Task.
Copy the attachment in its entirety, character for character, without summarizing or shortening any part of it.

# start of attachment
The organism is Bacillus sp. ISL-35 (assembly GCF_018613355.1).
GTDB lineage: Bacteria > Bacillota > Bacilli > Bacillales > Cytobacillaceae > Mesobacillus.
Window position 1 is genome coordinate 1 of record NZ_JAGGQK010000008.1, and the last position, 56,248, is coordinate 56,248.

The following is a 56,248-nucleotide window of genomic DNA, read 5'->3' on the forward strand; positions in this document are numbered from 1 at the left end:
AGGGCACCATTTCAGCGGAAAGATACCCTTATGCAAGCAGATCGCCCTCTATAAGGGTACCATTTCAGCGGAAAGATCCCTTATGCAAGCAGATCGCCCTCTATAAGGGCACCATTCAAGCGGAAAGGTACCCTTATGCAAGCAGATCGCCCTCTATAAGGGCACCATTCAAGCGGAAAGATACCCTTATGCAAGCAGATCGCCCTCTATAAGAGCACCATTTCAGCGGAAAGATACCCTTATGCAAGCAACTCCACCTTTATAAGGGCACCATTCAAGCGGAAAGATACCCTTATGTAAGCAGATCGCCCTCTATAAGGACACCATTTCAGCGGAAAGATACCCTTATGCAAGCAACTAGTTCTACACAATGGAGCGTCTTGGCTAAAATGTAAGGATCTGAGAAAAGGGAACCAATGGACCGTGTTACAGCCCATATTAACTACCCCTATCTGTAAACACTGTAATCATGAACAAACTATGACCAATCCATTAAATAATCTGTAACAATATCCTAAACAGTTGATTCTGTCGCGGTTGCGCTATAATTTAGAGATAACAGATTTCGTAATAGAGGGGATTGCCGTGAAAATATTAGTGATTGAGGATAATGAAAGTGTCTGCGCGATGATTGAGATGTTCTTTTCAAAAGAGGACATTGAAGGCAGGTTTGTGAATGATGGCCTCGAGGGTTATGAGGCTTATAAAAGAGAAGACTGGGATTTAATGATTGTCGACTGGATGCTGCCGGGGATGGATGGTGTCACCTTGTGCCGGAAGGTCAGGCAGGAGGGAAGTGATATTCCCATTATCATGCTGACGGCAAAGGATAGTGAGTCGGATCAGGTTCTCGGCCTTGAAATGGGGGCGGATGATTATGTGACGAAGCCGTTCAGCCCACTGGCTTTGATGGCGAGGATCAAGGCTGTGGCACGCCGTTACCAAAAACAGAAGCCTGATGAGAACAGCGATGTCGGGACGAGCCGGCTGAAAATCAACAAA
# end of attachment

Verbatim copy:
The organism is Bacillus sp. ISL-35 (assembly GCF_018613355.1).
GTDB lineage: Bacteria > Bacillota > Bacilli > Bacillales > Cytobacillaceae > Mesobacillus.
Window position 1 is genome coordinate 1 of record NZ_JAGGQK010000008.1, and the last position, 56,248, is coordinate 56,248.

The following is a 56,248-nucleotide window of genomic DNA, read 5'->3' on the forward strand; positions in this document are numbered from 1 at the left end:
AGGGCACCATTTCAGCGGAAAGATACCCTTATGCAAGCAGATCGCCCTCTATAAGGGTACCATTTCAGCGGAAAGATCCCTTATGCAAGCAGATCGCCCTCTATAAGGGCACCATTCAAGCGGAAAGGTACCCTTATGCAAGCAGATCGCCCTCTATAAGGGCACCATTCAAGCGGAAAGATACCCTTATGCAAGCAGATCGCCCTCTATAAGAGCACCATTTCAGCGGAAAGATACCCTTATGCAAGCAACTCCACCTTTATAAGGGCACCATTCAAGCGGAAAGATACCCTTATGTAAGCAGATCGCCCTCTATAAGGACACCATTTCAGCGGAAAGATACCCTTATGCAAGCAACTAGTTCTACACAATGGAGCGTCTTGGCTAAAATGTAAGGATCTGAGAAAAGGGAACCAATGGACCGTGTTACAGCCCATATTAACTACCCCTATCTGTAAACACTGTAATCATGAACAAACTATGACCAATCCATTAAATAATCTGTAACAATATCCTAAACAGTTGATTCTGTCGCGGTTGCGCTATAATTTAGAGATAACAGATTTCGTAATAGAGGGGATTGCCGTGAAAATATTAGTGATTGAGGATAATGAAAGTGTCTGCGCGATGATTGAGATGTTCTTTTCAAAAGAGGACATTGAAGGCAGGTTTGTGAATGATGGCCTCGAGGGTTATGAGGCTTATAAAAGAGAAGACTGGGATTTAATGATTGTCGACTGGATGCTGCCGGGGATGGATGGTGTCACCTTGTGCCGGAAGGTCAGGCAGGAGGGAAGTGATATTCCCATTATCATGCTGACGGCAAAGGATAGTGAGTCGGATCAGGTTCTCGGCCTTGAAATGGGGGCGGATGATTATGTGACGAAGCCGTTCAGCCCACTGGCTTTGATGGCGAGGATCAAGGCTGTGGCACGCCGTTACCAAAAACAGAAGCCTGATGAGAACAGCGATGTCGGGACGAGCCGGCTGAAAATCAACAAA